Volcanic origin of the 1741 Oshima-Oshima tsunami in the Japan Sea
© The Society of Geomagnetism and Earth, Planetary and Space Sciences (SGEPSS); The Seismological Society of Japan; The Volcanological Society of Japan; The Geodetic Society of Japan; The Japanese Society for Planetary Sciences. 2007
Received: 25 September 2006
Accepted: 19 January 2007
Published: 8 June 2007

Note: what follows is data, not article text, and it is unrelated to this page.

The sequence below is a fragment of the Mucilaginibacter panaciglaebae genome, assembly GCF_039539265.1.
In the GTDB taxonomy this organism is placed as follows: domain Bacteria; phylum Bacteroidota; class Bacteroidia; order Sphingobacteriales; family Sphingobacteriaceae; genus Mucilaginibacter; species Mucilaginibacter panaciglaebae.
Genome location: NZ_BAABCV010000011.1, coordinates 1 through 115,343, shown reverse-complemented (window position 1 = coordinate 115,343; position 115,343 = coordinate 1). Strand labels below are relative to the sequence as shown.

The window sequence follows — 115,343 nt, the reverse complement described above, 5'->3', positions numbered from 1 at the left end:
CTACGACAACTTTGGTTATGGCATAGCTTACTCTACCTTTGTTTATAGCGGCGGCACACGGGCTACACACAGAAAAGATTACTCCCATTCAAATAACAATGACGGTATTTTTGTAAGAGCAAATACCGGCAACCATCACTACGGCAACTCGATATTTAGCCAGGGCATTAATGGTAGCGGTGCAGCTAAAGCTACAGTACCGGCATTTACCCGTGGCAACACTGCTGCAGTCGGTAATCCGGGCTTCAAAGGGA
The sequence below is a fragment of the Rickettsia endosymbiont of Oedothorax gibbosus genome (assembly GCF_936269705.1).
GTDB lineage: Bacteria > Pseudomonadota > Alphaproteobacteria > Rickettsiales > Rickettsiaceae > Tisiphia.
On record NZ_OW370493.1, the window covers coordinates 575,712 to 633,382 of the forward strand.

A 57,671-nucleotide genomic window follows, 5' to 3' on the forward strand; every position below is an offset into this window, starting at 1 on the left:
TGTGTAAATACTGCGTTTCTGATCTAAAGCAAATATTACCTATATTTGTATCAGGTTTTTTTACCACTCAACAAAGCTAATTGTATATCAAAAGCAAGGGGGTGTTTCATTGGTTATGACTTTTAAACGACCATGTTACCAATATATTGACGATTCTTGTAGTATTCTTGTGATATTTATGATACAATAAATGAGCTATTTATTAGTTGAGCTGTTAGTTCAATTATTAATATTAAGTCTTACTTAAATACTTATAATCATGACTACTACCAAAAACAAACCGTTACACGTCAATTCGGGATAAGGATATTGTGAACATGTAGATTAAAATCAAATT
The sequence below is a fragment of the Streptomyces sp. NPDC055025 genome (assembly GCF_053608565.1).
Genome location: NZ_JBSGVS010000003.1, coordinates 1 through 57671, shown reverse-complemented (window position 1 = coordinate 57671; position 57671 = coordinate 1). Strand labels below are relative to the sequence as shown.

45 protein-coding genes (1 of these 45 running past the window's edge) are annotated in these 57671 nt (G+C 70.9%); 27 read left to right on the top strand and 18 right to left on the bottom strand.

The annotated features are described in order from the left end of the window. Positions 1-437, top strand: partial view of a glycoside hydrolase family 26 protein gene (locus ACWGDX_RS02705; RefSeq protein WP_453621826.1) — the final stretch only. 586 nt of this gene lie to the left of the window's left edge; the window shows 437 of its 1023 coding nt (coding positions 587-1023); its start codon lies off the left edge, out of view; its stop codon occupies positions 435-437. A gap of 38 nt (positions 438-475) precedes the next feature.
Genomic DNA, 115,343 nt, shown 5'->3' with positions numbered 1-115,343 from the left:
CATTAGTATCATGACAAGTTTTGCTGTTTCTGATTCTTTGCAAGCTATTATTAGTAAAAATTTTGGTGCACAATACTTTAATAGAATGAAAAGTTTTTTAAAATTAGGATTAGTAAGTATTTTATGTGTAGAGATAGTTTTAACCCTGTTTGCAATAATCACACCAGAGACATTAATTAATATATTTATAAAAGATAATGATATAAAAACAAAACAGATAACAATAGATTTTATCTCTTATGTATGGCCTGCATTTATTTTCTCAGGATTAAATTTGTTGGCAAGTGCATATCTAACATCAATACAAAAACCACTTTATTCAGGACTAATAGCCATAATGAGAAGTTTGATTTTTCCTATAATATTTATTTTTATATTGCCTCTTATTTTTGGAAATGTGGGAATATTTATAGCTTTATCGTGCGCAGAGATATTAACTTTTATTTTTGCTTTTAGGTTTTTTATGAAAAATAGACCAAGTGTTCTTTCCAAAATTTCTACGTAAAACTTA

The generation mechanism of the 1741 Oshima-Oshima tsunami, which is considered to be the most destructive tsunami that has ever originated in the Japan Sea, has been the subject of much debate. The tsunami caused about 2,000 casualties along the Hokkaido and northern Honsu coasts and inflicted damage as far as the Korean Peninsula. The tsunami source is located between recent tsunamigenic earthquakes, but there is no historical record of an earthquake in 1741. In contrast, the records indicate volcanic activity of Oshima-Oshima, including a large-scale sector collapse, although the volume change associated with the subaerial landslide is too small to explain the observed tsunami heights. Recent marine surveys indicate that the landslide extended to the ocean bottom with a volume change of about 2.5 km3, nearly an order of magnitude larger than the subaerial slide. On the basis of mapped bathymetry, the generation of the tsunami is calculated using a simple kinematic landslide model. The tsunami propagation is computed in two different grids—a 6″ grid around the source and a 1′ grid for the entire Japan Sea. A parameter search of the model shows that the observed tsunami heights are best explained by a horizontal slide velocity of 40 m/s and a rise time of 2 min. The large vertical drop of the landslide and the coupling of the submarine landslide and tsunami are the main factors responsible for the large tsunami.